Costing plastic pollution interventions

Members of the conservation innovation lab recently published “A decision framework for estimating the cost of marine plastic pollution interventions”, in Conservation Biology. This paper, published with members of the Plastic Pollution Emissions Working Group, presents a framework for evaluating the net cost of marine plastic pollution interventions. We also applied the framework to two quantitative case studies and four qualitative case studies to explore how context of implementation influenced net costs.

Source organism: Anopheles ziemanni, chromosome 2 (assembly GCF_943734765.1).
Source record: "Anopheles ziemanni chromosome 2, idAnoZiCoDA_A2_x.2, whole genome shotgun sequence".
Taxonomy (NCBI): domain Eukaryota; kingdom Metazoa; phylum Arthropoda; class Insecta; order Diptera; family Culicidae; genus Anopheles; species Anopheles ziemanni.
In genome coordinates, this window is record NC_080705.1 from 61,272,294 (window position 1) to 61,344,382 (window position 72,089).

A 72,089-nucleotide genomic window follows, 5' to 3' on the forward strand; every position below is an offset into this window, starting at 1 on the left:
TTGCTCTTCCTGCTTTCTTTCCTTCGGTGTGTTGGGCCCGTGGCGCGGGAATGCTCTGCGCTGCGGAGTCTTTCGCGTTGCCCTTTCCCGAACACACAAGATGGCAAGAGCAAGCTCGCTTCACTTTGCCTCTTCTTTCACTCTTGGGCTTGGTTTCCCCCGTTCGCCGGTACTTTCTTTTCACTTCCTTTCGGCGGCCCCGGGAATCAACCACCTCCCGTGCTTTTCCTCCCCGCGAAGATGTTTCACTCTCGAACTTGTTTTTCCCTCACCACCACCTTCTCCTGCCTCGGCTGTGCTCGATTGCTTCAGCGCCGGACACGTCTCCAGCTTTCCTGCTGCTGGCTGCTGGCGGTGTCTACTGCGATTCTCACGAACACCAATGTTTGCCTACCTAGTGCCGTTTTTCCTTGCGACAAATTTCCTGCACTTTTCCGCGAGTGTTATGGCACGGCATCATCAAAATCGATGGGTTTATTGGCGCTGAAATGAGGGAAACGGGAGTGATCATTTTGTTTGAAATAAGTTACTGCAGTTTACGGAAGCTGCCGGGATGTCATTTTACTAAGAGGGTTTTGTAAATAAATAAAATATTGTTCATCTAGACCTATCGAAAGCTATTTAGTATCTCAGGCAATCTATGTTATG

Download the paper here: Murphy et al. 2021

Good luck Dr. Bernard!

The lab sent Dr. Miranda Bernard off to the Duke Marine Lab to start her Smith Fellowship this week. Though her passion and supportive nature will be missed in the lab, we are all very excited to see what this next chapter of her career brings. Good luck Miranda! We love you!

Summer 2021 Graduate Grants – Request for Proposals (RFP)

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Figure. The three core values embraced by the ESSA community will have a ripple effect from the student to the global scale.

The Earth System Science for the Anthropocene (ESSA) community has a call for Summer Graduate Grant proposals! Any interested graduate students currently enrolled at ASU who need summer support for research, materials, hiring undergraduate research assistants, stipends, etc. are encouraged to apply!